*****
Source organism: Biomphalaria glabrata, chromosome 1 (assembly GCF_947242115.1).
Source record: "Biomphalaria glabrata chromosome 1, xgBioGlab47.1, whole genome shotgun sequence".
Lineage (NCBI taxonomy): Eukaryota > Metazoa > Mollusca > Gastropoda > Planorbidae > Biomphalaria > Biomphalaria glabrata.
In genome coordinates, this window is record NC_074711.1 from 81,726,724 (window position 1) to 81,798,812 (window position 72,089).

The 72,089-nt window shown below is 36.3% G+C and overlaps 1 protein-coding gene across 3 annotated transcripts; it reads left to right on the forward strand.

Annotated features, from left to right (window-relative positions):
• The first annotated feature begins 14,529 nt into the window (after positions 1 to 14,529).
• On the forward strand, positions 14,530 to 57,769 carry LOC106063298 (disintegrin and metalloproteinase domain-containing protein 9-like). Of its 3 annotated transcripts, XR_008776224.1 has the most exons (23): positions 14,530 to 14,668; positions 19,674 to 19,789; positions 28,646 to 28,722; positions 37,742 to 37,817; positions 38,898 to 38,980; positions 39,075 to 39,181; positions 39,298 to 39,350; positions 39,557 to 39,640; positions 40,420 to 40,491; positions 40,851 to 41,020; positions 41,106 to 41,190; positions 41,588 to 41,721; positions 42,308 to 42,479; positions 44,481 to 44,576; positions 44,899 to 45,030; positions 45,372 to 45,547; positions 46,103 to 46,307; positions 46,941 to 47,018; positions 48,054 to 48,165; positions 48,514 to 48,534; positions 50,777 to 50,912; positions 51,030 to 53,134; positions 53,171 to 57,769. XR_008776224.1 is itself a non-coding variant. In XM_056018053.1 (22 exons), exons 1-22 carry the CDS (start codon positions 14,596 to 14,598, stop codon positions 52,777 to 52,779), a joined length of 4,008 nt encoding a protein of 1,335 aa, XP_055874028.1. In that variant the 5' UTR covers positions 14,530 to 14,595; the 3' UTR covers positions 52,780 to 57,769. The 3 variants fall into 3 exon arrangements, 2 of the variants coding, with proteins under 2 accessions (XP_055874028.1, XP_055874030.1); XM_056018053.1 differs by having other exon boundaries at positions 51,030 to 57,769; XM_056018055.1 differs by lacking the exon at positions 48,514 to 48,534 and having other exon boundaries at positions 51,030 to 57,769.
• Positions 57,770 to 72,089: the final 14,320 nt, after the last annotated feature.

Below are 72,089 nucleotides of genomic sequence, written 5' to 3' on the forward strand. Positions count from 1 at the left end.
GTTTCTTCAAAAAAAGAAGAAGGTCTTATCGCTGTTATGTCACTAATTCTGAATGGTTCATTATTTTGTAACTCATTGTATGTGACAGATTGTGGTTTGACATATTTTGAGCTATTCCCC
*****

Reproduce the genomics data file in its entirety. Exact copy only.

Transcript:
Source organism: Biomphalaria glabrata, chromosome 1 (assembly GCF_947242115.1).
Source record: "Biomphalaria glabrata chromosome 1, xgBioGlab47.1, whole genome shotgun sequence".
Lineage (NCBI taxonomy): Eukaryota > Metazoa > Mollusca > Gastropoda > Planorbidae > Biomphalaria > Biomphalaria glabrata.
In genome coordinates, this window is record NC_074711.1 from 81,726,724 (window position 1) to 81,798,812 (window position 72,089).

The 72,089-nt window shown below is 36.3% G+C and overlaps 1 protein-coding gene across 3 annotated transcripts; it reads left to right on the forward strand.

Annotated features, from left to right (window-relative positions):
• The first annotated feature begins 14,529 nt into the window (after positions 1 to 14,529).
• On the forward strand, positions 14,530 to 57,769 carry LOC106063298 (disintegrin and metalloproteinase domain-containing protein 9-like). Of its 3 annotated transcripts, XR_008776224.1 has the most exons (23): positions 14,530 to 14,668; positions 19,674 to 19,789; positions 28,646 to 28,722; positions 37,742 to 37,817; positions 38,898 to 38,980; positions 39,075 to 39,181; positions 39,298 to 39,350; positions 39,557 to 39,640; positions 40,420 to 40,491; positions 40,851 to 41,020; positions 41,106 to 41,190; positions 41,588 to 41,721; positions 42,308 to 42,479; positions 44,481 to 44,576; positions 44,899 to 45,030; positions 45,372 to 45,547; positions 46,103 to 46,307; positions 46,941 to 47,018; positions 48,054 to 48,165; positions 48,514 to 48,534; positions 50,777 to 50,912; positions 51,030 to 53,134; positions 53,171 to 57,769. XR_008776224.1 is itself a non-coding variant. In XM_056018053.1 (22 exons), exons 1-22 carry the CDS (start codon positions 14,596 to 14,598, stop codon positions 52,777 to 52,779), a joined length of 4,008 nt encoding a protein of 1,335 aa, XP_055874028.1. In that variant the 5' UTR covers positions 14,530 to 14,595; the 3' UTR covers positions 52,780 to 57,769. The 3 variants fall into 3 exon arrangements, 2 of the variants coding, with proteins under 2 accessions (XP_055874028.1, XP_055874030.1); XM_056018053.1 differs by having other exon boundaries at positions 51,030 to 57,769; XM_056018055.1 differs by lacking the exon at positions 48,514 to 48,534 and having other exon boundaries at positions 51,030 to 57,769.
• Positions 57,770 to 72,089: the final 14,320 nt, after the last annotated feature.

Below are 72,089 nucleotides of genomic sequence, written 5' to 3' on the forward strand. Positions count from 1 at the left end.
GTTTCTTCAAAAAAAGAAGAAGGTCTTATCGCTGTTATGTCACTAATTCTGAATGGTTCATTATTTTGTAACTCATTGTATGTGACAGATTGTGGTTTGACATATTTTGAGCTATTCCCC